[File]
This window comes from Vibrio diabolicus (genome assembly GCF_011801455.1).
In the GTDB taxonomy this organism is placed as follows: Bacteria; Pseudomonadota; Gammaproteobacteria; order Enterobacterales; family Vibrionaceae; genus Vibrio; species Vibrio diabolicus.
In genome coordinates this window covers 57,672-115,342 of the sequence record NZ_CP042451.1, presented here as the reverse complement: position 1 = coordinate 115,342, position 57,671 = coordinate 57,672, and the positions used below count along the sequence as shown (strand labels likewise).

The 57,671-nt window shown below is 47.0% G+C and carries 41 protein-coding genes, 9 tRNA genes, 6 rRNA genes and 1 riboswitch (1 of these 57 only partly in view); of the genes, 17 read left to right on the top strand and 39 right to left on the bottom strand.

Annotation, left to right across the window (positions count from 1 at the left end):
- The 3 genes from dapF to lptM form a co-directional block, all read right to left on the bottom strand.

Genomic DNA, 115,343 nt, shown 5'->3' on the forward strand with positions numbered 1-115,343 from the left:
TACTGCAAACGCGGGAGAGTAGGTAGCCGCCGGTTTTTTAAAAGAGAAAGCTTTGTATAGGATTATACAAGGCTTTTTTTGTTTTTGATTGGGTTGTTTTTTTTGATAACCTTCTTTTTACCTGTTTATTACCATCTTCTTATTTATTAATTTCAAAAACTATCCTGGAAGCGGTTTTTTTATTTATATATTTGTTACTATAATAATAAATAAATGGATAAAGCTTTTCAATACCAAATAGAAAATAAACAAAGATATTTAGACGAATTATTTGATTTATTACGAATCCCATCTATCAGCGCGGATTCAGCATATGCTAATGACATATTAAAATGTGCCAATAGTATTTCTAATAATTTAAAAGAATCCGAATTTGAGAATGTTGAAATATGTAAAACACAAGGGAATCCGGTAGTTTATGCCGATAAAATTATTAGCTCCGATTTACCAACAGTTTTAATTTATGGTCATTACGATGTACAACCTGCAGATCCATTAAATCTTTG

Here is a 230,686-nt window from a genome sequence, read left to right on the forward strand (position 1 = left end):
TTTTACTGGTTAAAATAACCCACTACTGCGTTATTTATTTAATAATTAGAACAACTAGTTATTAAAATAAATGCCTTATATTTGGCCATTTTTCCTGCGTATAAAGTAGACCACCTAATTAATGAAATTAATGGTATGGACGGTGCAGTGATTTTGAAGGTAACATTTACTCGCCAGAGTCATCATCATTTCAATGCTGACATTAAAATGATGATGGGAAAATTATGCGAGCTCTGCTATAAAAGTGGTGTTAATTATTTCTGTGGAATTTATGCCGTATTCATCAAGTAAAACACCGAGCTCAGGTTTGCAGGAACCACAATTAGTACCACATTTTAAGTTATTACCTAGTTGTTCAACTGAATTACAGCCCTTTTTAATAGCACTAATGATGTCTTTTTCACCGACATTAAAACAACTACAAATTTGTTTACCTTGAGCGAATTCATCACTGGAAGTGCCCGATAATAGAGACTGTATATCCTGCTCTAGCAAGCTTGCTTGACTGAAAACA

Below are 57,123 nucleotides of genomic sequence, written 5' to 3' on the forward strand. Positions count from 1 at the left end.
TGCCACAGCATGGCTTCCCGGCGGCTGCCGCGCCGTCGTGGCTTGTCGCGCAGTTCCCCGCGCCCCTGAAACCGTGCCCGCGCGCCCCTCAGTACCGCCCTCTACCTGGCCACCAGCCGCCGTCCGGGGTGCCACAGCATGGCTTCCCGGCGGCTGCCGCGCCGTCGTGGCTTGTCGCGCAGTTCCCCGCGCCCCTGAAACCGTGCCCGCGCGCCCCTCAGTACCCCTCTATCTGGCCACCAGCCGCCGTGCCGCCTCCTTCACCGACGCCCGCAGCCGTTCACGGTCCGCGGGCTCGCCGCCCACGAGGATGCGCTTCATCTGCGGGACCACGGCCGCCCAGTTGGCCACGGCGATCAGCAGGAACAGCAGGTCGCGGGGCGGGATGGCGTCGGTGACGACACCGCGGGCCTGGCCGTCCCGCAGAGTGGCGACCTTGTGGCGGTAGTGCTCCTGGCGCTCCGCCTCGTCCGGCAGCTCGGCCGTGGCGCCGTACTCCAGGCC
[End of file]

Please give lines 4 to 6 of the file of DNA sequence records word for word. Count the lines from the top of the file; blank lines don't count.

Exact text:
The 57,671-nt window shown below is 47.0% G+C and carries 41 protein-coding genes, 9 tRNA genes, 6 rRNA genes and 1 riboswitch (1 of these 57 only partly in view); of the genes, 17 read left to right on the top strand and 39 right to left on the bottom strand.

Annotation, left to right across the window (positions count from 1 at the left end):
- The 3 genes from dapF to lptM form a co-directional block, all read right to left on the bottom strand.